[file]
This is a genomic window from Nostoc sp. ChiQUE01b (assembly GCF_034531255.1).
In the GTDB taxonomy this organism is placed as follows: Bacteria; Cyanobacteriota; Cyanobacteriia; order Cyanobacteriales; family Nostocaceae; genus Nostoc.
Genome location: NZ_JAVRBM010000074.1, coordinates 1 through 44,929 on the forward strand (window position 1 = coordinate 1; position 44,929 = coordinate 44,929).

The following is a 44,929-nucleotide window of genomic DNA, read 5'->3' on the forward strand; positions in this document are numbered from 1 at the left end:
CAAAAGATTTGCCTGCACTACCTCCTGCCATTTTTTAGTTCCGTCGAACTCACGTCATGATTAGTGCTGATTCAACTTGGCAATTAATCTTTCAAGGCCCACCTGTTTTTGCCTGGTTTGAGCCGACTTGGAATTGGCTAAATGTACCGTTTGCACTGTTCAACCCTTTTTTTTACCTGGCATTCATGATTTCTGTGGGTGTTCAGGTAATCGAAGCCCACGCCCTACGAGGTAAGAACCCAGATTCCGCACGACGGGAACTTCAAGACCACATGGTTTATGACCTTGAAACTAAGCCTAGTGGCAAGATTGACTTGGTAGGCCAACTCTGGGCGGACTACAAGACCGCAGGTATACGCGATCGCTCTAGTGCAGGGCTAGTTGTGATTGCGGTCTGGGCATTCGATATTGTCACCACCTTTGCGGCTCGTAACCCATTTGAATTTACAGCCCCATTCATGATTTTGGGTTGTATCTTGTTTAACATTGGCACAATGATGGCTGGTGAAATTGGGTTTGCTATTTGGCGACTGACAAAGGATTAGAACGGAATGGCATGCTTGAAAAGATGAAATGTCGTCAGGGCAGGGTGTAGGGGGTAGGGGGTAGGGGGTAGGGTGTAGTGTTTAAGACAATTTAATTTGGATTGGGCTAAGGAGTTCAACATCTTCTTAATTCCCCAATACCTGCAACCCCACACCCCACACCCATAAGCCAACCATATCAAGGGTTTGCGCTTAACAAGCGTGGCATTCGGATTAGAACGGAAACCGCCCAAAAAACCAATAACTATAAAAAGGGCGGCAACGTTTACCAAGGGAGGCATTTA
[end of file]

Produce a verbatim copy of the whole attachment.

This is a genomic window from Nostoc sp. ChiQUE01b (assembly GCF_034531255.1).
In the GTDB taxonomy this organism is placed as follows: Bacteria; Cyanobacteriota; Cyanobacteriia; order Cyanobacteriales; family Nostocaceae; genus Nostoc.
Genome location: NZ_JAVRBM010000074.1, coordinates 1 through 44,929 on the forward strand (window position 1 = coordinate 1; position 44,929 = coordinate 44,929).

The following is a 44,929-nucleotide window of genomic DNA, read 5'->3' on the forward strand; positions in this document are numbered from 1 at the left end:
CAAAAGATTTGCCTGCACTACCTCCTGCCATTTTTTAGTTCCGTCGAACTCACGTCATGATTAGTGCTGATTCAACTTGGCAATTAATCTTTCAAGGCCCACCTGTTTTTGCCTGGTTTGAGCCGACTTGGAATTGGCTAAATGTACCGTTTGCACTGTTCAACCCTTTTTTTTACCTGGCATTCATGATTTCTGTGGGTGTTCAGGTAATCGAAGCCCACGCCCTACGAGGTAAGAACCCAGATTCCGCACGACGGGAACTTCAAGACCACATGGTTTATGACCTTGAAACTAAGCCTAGTGGCAAGATTGACTTGGTAGGCCAACTCTGGGCGGACTACAAGACCGCAGGTATACGCGATCGCTCTAGTGCAGGGCTAGTTGTGATTGCGGTCTGGGCATTCGATATTGTCACCACCTTTGCGGCTCGTAACCCATTTGAATTTACAGCCCCATTCATGATTTTGGGTTGTATCTTGTTTAACATTGGCACAATGATGGCTGGTGAAATTGGGTTTGCTATTTGGCGACTGACAAAGGATTAGAACGGAATGGCATGCTTGAAAAGATGAAATGTCGTCAGGGCAGGGTGTAGGGGGTAGGGGGTAGGGGGTAGGGTGTAGTGTTTAAGACAATTTAATTTGGATTGGGCTAAGGAGTTCAACATCTTCTTAATTCCCCAATACCTGCAACCCCACACCCCACACCCATAAGCCAACCATATCAAGGGTTTGCGCTTAACAAGCGTGGCATTCGGATTAGAACGGAAACCGCCCAAAAAACCAATAACTATAAAAAGGGCGGCAACGTTTACCAAGGGAGGCATTTA